Whenever the oil industry faces new taxes, they unleash their spin doctors to lose us in the regulatory weeds or they find a cadre of resident apologists to convince us that the industry needs extraordinary privileges and protections. Fortunately, there are only five straightforward facts we must weigh before voting.
Oil corporations are some of the most profitable ventures in the World, U.S and Alaska.
Their profitability is largely dependent on existing corporate welfare — federal and state subsidies.
The North Slope is a high-cost region but is still the greatest profit center in Alaska.
Our Owner-State has settled for significantly lower returns than other crude oil owners.
The industry enjoys lopsided oil credits – where we owe them more than they owe us.
So, let us contrast the five facts above with our large and unresolved state fiscal crisis — when further cuts even to the most basic services will not come close to eliminating the deficit.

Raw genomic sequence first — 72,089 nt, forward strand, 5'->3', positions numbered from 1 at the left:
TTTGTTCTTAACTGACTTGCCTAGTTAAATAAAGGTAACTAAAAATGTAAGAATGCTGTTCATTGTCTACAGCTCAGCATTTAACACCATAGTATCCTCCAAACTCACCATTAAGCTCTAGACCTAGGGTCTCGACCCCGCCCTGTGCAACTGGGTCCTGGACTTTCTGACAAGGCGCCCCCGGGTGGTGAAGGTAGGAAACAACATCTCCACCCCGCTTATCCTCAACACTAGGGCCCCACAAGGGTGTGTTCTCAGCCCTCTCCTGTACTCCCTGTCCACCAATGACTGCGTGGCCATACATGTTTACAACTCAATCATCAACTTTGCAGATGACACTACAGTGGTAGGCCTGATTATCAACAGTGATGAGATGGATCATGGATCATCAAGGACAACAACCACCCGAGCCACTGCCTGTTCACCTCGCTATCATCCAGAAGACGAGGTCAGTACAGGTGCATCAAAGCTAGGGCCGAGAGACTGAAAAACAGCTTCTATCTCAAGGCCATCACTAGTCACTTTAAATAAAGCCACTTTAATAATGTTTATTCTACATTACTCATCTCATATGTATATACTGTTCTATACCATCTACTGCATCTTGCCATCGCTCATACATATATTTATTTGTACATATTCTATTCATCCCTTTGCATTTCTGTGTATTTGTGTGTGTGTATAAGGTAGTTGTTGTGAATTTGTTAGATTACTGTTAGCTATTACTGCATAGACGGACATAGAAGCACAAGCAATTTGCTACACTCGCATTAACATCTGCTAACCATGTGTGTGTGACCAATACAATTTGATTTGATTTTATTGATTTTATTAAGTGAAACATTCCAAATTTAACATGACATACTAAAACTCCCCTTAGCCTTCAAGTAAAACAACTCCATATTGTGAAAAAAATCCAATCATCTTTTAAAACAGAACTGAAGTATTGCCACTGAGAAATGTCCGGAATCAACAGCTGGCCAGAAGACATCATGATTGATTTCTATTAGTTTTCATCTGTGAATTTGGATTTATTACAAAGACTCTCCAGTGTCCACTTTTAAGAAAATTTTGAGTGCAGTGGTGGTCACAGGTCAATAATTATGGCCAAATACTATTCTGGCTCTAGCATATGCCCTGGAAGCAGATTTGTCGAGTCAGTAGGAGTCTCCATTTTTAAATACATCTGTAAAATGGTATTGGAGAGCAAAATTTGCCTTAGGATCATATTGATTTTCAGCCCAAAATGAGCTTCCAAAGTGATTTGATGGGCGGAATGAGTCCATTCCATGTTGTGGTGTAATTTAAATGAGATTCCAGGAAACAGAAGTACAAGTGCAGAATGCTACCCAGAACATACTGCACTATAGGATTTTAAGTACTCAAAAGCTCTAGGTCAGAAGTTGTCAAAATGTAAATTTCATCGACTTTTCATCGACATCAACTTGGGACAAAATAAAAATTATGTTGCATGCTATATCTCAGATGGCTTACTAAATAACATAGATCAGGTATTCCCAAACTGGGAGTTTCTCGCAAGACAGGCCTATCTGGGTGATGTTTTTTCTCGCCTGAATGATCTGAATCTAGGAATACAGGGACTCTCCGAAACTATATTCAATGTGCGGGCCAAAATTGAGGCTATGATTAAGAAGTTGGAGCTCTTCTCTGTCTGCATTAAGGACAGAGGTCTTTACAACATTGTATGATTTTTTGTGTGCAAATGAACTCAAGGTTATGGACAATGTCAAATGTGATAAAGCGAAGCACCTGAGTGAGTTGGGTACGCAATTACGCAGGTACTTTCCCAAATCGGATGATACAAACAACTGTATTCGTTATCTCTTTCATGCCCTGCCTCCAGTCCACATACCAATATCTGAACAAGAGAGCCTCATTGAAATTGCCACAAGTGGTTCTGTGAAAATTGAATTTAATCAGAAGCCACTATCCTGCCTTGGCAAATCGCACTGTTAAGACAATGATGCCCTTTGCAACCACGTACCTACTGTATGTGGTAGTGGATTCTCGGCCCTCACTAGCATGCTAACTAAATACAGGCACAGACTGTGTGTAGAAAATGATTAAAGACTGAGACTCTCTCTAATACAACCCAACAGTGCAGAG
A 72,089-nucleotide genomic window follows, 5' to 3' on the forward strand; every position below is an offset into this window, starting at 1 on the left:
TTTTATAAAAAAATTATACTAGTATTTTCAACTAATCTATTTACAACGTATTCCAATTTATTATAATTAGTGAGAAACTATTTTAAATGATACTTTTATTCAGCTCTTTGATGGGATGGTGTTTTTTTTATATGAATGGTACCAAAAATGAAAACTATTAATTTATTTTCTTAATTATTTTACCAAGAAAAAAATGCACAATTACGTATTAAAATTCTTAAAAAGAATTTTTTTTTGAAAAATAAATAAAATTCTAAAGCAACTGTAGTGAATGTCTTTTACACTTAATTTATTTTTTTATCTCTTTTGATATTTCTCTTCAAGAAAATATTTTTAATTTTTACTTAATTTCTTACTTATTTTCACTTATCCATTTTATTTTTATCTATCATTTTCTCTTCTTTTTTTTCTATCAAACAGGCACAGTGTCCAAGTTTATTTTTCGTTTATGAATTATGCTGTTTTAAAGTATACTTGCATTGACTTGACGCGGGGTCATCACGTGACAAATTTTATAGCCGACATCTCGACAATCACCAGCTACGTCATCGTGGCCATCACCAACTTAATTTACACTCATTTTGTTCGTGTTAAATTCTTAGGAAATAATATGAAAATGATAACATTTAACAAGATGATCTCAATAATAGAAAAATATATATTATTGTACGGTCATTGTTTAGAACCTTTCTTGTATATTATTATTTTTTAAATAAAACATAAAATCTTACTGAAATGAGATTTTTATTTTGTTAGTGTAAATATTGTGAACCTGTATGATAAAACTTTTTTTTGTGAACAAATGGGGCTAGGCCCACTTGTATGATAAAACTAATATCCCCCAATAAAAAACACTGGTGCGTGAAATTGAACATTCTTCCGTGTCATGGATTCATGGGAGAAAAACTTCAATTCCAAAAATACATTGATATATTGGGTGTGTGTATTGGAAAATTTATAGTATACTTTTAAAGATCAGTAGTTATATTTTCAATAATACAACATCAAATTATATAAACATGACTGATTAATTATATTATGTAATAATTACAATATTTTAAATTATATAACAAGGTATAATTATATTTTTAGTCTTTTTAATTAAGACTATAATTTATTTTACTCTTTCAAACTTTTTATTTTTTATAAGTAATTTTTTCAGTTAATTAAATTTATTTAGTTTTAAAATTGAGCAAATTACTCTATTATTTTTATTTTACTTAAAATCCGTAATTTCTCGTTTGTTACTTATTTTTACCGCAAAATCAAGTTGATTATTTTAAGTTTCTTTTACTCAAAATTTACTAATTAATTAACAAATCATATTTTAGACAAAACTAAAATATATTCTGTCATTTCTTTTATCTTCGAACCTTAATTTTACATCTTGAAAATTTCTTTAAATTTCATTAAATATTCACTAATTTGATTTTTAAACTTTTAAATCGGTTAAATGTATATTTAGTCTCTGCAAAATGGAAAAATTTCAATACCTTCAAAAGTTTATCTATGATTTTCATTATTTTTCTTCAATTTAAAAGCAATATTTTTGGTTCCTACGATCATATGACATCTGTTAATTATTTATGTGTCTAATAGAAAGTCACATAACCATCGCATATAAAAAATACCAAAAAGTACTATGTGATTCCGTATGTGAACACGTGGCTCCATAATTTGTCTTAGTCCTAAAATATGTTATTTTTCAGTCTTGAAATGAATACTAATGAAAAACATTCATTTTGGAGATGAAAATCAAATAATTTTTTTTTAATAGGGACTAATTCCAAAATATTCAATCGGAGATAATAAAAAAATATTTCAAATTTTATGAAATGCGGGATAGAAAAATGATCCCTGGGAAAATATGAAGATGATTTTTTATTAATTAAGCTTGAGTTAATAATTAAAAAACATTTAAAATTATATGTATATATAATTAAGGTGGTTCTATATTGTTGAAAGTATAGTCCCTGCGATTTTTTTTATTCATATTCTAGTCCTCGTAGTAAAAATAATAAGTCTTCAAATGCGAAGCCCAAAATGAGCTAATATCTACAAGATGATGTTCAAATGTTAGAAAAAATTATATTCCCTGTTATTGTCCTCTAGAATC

Our choice is simple: Share the inevitable pain to run the state, or, let an already privileged industry dodge the tax burden while we take up their slack.
Lastly, in response to the tactic of stoking fears about outside interests (now a fad), i.e., those who will ruin our economy, impose alien interests and maybe even take away our first born, the last time I checked Alaskans were not running the corporate head-sheds of British Petroleum , ExxonMobil or Conoco Philips.
The epitome of outside intervention mucking up the state is an industry who profits from the riches of the owner state (as former Gov. Wally Hickel would say) while consistently dodging their fair share of future tax burdens. Ironically, the industry is being abetted by a few Alaska collaborators — who are hopefully just some wrongheaded neighbors who have every right to their First Amendment privileges.
I am betting the oil industry can afford to pay a greater share, and I will be voting for Ballot Measure 1 in November.
• Joe Mehrkens is a retired forest economist and resident of Petersburg and Juneau.